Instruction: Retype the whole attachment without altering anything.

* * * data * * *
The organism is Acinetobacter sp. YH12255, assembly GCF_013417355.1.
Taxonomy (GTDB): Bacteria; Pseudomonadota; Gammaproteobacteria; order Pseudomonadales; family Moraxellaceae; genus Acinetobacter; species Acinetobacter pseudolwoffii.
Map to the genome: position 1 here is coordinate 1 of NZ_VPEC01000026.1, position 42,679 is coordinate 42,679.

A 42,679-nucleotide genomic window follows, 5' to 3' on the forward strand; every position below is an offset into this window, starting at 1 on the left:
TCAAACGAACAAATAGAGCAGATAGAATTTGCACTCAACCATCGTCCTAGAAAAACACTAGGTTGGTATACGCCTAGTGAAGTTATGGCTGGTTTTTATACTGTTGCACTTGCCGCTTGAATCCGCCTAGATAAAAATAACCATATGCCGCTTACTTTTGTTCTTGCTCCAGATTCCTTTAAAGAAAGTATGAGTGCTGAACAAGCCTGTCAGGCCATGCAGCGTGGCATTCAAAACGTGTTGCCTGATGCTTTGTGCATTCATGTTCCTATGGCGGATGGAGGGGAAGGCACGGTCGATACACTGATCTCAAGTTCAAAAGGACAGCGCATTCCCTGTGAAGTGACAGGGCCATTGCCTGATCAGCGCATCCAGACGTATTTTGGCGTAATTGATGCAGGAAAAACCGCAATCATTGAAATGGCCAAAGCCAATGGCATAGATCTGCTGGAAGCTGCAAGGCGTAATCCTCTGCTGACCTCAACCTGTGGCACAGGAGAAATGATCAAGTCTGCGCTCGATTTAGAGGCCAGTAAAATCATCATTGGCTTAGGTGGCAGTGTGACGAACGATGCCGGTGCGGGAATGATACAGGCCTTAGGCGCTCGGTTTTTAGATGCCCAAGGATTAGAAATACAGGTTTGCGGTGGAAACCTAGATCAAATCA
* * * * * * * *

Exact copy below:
The organism is Acinetobacter sp. YH12255, assembly GCF_013417355.1.
Taxonomy (GTDB): Bacteria; Pseudomonadota; Gammaproteobacteria; order Pseudomonadales; family Moraxellaceae; genus Acinetobacter; species Acinetobacter pseudolwoffii.
Map to the genome: position 1 here is coordinate 1 of NZ_VPEC01000026.1, position 42,679 is coordinate 42,679.

A 42,679-nucleotide genomic window follows, 5' to 3' on the forward strand; every position below is an offset into this window, starting at 1 on the left:
TCAAACGAACAAATAGAGCAGATAGAATTTGCACTCAACCATCGTCCTAGAAAAACACTAGGTTGGTATACGCCTAGTGAAGTTATGGCTGGTTTTTATACTGTTGCACTTGCCGCTTGAATCCGCCTAGATAAAAATAACCATATGCCGCTTACTTTTGTTCTTGCTCCAGATTCCTTTAAAGAAAGTATGAGTGCTGAACAAGCCTGTCAGGCCATGCAGCGTGGCATTCAAAACGTGTTGCCTGATGCTTTGTGCATTCATGTTCCTATGGCGGATGGAGGGGAAGGCACGGTCGATACACTGATCTCAAGTTCAAAAGGACAGCGCATTCCCTGTGAAGTGACAGGGCCATTGCCTGATCAGCGCATCCAGACGTATTTTGGCGTAATTGATGCAGGAAAAACCGCAATCATTGAAATGGCCAAAGCCAATGGCATAGATCTGCTGGAAGCTGCAAGGCGTAATCCTCTGCTGACCTCAACCTGTGGCACAGGAGAAATGATCAAGTCTGCGCTCGATTTAGAGGCCAGTAAAATCATCATTGGCTTAGGTGGCAGTGTGACGAACGATGCCGGTGCGGGAATGATACAGGCCTTAGGCGCTCGGTTTTTAGATGCCCAAGGATTAGAAATACAGGTTTGCGGTGGAAACCTAGATCAAATCA